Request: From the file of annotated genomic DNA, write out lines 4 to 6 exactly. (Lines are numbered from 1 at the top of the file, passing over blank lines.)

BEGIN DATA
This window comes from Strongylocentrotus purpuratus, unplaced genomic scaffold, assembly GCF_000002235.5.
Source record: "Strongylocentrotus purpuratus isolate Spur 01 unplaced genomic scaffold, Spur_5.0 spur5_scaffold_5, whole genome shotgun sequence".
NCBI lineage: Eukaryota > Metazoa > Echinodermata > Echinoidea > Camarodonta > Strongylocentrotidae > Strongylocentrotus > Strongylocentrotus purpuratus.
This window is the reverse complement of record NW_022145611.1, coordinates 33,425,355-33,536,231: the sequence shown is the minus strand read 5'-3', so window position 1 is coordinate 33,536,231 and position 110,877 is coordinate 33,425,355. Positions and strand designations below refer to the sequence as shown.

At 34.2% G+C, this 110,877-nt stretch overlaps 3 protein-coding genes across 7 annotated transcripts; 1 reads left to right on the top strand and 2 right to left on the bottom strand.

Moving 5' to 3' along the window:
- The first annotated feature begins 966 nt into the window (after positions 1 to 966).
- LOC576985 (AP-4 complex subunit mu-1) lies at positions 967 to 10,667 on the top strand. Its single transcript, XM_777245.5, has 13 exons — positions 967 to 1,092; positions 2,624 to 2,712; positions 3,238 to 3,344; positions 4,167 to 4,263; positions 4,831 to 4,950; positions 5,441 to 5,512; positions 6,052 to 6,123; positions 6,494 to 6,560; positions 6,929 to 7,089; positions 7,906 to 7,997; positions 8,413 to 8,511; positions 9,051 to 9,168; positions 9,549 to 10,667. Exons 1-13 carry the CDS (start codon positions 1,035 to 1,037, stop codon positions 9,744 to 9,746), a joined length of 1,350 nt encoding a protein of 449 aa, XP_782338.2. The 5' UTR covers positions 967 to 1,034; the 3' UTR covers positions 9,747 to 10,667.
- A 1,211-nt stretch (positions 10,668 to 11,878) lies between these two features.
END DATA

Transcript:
This window is the reverse complement of record NW_022145611.1, coordinates 33,425,355-33,536,231: the sequence shown is the minus strand read 5'-3', so window position 1 is coordinate 33,536,231 and position 110,877 is coordinate 33,425,355. Positions and strand designations below refer to the sequence as shown.

At 34.2% G+C, this 110,877-nt stretch overlaps 3 protein-coding genes across 7 annotated transcripts; 1 reads left to right on the top strand and 2 right to left on the bottom strand.

Moving 5' to 3' along the window: